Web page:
During the past few decades a growing interest in what is often called the ‘Kyoto School’ of philosophy has evidenced itself here and there in the West, especially in discussions of comparative religious thought and in the pages of journals which are sensitive, in the post-colonial world, to the value of giving attention to contemporary thought that originates outside the Anglo-American and continental contexts. What has made the so-called Kyoto School especially interesting is the fact that those thinkers identified with (...) it obviously possess a wide acquaintance with Western thought but also have a programme of clarifying points at which they, as Japanese philosophers, find Western philosophy either in sum or in its parts inadequate or objectionable. Moreover, inasmuch as the philosophers of the Kyoto School have deliberately reached back into the Mahayana Buddhist component in Japanese civilization in order to find terms, perspectives, and even foundations for their own analyses and constructions, Western students of comparative religion and comparative thought have in the study of this school a unique aperture for observing how a group of thinkers, while sharing modernity and its problems with us, reates both of these to a religious tradition which is in many ways strikingly different from that of the West. (shrink)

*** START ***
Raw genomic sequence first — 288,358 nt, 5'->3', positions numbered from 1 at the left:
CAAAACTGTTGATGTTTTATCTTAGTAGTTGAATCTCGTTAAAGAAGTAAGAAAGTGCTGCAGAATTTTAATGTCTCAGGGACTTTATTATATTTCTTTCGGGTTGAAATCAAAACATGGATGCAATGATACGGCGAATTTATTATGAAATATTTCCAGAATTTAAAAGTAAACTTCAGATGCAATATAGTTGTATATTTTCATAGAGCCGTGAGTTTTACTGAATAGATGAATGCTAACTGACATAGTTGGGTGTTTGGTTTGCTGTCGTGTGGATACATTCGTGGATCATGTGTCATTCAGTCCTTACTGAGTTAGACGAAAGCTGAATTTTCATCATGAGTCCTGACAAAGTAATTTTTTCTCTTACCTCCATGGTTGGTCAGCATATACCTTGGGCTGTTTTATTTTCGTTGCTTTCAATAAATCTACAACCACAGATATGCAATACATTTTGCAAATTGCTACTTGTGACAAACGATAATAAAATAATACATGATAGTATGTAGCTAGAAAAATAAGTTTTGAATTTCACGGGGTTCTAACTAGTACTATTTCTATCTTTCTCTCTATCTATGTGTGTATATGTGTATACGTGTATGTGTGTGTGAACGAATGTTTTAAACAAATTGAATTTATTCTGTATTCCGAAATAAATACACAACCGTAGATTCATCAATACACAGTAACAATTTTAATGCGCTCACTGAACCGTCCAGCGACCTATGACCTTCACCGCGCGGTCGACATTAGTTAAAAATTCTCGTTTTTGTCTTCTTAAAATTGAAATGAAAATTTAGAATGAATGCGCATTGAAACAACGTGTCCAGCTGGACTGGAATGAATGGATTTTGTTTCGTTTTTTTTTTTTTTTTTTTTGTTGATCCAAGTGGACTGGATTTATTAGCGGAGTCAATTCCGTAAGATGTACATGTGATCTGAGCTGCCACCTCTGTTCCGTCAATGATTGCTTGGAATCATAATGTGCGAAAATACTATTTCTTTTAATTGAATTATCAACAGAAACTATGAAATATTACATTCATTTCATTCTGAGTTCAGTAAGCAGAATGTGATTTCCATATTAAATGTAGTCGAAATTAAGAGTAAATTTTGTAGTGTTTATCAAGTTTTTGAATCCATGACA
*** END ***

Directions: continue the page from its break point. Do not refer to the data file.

In the TACITUS project for using commonsense knowledge in the understanding of texts about mechanical devices and their failures, we have been developing various commonsense theories that are needed to mediate between the way we talk about the behavior of such devices and causal models of their operation. Of central importance in this effort is the axiomatization of what might be called commonsense metaphysics. This includes a number of areas that figure in virtually every domain of discourse, such as granularity, (...) scales, time, space, material, physical objects, shape, causality, functionality, and force. Our effort has been to construct core theories of each of these areas, and then to define, or at least characterize, a large number of lexical items in terms provided by the core theories. In this paper we discuss our methodological principles and describe the key ideas in the various domains we are investigating. (shrink)